Bathing your baby - a guide

How often should I bath my baby ?

Many parents bath their kids once each day. A daily bath is not really necessary until the baby starts crawling around, getting into things. Procure only mild soaps or neutral cleansers with gentle pH content. These are designed specially for infants.

To keep your baby clean between baths, wash his or her face thoroughly and frequently, clean off the genital areas after every nappy change, and remove any obvious muck. When you are bathing your baby, it may be scary to handle a little one who is slippery and soapy - so maintain a good gripping. Most of the babies find warm water to be more comfortable and soothing.

Where should I bath my baby?

In a standard bath, you may be required to kneel down or lean towards your baby. It will also provide lesser control over your baby’s movements. So use a small baby sink or baby bath made of plastic.

What's the recommended way to give a bath to a baby?

Here are some steps for you to follow when giving a bath to your baby. With some luck, bathing your baby is sure to be an enjoyable activity and will be time well-spent.

1. Collect all the needed bath accessories before starting the bath.

2. Make sure that the bathroom is warm enough and the bathing water is reasonably warm and not too hot. A water temperature of 38 degrees Centigrade or 100.4 degrees Fahrenheit is ideal and can help babies retain their body heat.

3. For babies up to six months of age, use a level of five inches of bath water. A rule of thumb is to let your baby’s shoulders to be covered in the water, and not more. For older children, the level of the bath water should not be higher than the waist, in a sitting position.

4. Bring your child to the bathing area and then remove his or her clothes.

5. Use one of your hands to support your baby’s head and neck, while gradually slipping him or her into the bath water.

6. Wash your baby using a sponge or a flannel with some soap, from front to back, and top to bottom. Use moist cotton wool for cleaning facial regions, including the eyes. Wash the genital areas as a matter of routine. If dry mucus seems to have collected in the corners of your baby’s eyes or nostrils, dab it with moist cotton wool so that it can be removed easily.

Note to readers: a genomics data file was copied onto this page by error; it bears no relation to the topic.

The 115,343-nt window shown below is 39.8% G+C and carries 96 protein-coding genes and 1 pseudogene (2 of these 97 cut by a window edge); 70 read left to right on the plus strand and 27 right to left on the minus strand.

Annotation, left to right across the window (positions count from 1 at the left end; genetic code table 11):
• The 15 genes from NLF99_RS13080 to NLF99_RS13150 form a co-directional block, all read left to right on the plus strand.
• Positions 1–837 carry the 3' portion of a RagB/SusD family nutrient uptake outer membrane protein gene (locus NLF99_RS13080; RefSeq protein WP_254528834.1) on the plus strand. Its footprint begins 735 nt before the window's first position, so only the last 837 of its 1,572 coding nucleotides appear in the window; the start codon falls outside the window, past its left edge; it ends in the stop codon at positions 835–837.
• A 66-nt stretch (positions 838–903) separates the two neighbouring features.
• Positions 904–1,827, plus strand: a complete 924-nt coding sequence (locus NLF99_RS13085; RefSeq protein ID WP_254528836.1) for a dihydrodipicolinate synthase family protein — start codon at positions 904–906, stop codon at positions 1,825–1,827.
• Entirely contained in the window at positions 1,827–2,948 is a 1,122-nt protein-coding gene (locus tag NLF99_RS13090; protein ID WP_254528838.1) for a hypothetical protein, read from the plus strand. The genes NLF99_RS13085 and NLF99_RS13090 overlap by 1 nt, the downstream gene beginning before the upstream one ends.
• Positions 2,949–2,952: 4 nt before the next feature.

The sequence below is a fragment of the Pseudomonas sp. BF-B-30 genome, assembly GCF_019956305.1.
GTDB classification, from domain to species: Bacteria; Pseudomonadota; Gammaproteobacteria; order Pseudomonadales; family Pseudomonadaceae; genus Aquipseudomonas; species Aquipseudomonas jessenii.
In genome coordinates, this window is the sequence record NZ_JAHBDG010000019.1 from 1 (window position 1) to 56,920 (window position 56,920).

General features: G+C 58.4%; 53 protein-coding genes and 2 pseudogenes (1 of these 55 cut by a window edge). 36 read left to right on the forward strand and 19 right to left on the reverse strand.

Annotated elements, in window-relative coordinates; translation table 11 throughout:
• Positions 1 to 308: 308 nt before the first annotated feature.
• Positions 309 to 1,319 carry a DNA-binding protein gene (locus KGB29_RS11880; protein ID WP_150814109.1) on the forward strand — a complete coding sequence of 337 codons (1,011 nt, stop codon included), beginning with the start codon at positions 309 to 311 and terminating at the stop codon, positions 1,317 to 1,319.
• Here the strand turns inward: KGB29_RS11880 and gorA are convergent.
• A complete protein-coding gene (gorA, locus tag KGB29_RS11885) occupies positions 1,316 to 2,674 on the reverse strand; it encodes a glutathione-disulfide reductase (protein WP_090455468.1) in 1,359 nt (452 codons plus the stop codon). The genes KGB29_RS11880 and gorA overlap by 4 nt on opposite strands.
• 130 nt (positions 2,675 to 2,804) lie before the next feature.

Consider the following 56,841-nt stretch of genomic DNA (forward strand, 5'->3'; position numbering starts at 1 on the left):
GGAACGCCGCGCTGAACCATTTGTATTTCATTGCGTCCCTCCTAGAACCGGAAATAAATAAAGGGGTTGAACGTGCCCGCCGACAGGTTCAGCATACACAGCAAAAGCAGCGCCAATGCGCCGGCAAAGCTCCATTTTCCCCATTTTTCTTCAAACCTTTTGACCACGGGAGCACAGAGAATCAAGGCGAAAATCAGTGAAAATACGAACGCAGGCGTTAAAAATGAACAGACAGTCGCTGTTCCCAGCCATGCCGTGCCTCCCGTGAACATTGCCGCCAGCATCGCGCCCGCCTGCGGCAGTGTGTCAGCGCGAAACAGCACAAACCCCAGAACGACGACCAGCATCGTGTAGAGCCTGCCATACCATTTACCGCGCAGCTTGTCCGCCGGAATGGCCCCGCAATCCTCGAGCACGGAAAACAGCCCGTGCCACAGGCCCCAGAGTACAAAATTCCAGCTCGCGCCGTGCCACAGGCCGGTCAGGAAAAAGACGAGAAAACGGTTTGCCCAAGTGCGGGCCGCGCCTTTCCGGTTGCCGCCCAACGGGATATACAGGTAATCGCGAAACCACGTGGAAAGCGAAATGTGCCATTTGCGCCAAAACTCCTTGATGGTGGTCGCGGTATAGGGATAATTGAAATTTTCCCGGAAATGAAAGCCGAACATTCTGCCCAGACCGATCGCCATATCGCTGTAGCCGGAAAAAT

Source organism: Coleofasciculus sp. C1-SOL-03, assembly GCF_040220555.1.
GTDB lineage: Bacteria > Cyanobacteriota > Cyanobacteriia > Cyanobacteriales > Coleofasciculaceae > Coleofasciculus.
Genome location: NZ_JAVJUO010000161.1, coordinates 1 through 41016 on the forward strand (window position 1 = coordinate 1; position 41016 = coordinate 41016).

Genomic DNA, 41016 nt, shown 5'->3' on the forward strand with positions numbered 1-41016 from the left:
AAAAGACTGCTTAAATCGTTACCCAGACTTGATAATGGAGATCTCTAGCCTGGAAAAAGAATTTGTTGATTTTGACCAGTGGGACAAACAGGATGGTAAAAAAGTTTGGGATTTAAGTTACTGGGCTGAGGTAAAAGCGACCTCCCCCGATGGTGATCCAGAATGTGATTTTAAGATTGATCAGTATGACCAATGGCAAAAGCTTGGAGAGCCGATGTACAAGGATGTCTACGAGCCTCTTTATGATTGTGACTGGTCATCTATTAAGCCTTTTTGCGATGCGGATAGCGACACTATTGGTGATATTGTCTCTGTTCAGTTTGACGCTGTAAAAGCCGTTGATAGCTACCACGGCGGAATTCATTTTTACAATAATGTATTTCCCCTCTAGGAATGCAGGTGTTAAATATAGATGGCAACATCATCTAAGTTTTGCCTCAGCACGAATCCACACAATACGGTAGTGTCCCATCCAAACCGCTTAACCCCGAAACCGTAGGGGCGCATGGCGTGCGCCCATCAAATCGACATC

7. Use a clean flannel to rinse off your baby thoroughly.

8. Wrap your baby with a clean and dry bath towel and pat dry. If the skin gets dry, or if nappy rash has occurred, try applying a moisturising lotion.

Saftey when bathing your baby

Here are some safety tips you need to consider, when bathing a baby:

• Irrespective of the kind of bath support or bath chair you are using, do not leave a baby unattended when in bath. Keep all the things you will need for the bathing process, before starting it. These are toiletries, towels, clean and dry pyjamas and nappies. If your phone rings or someone knocks on the door during the bathing and you need to answer it, scoop up the baby using a dry towel and take him or her with you.

• Don’t put a baby into bath water while water is still flowing into it, this is because the depth can become too high, or the temperature of the water can change.

• Fill the bath tub with cold water first, and then add hot water. This technique will reduce the possibility of your baby getting scalded.

• Use anti-slip bath mats so that your baby does not slip and fall. These are cheap and available in many colours from almost all supermarkets.

• Ensure the water for bathing is only comfortably warm and not too hot. An ideal water temperature is 100.3 degrees Fahrenheit or 38 degrees Centigrade. This temperature can help babies retain their body heat.

• For babies aged six months or younger, use a level of bath water that is about five inches. Your baby needs to be inside the water only up to the shoulder level. For older children, use water levels that are no more than waist-deep, when in sitting posture.

• If your baby can sit up, use a bath seat. But you still need to look out for the safety of your baby, even when using bath seats. During the period from 2000 to 2003, six toddlers from the UK had drowned when left unattended, even while using a baby bath seat.

• Educate your baby to adopt a sitting position at all times when inside the bath water. This will avoid possible slippage.

• While many babies and their parents love bathing time, some babies detest it. There is no need for daily bathing routine. Your baby will be clean enough as long as you wash out any obvious dirt or excreta. Little toddlers tend to get dirtier and may need a daily bath. There is also no need to wash the baby’s hair very often, once per week is probably enough. This is because the hair produces little oil content.

• Avoid using bubble baths and shampoos. They may cause baby skin to get sensitive and dry. Use a baby bath product or a mild and gentle soap or cleanser. You can alternate between water-only baths and water plus cleanser baths. Do not use strongly fragrant adult soaps and bath products on your baby.

• Ensure that you adjust your water heater settings for a maximum temperature of 120 degrees F or 49 degrees C. A baby is likely to get scalded within a minute if the water temperature is 140 degrees F or 60 degrees C.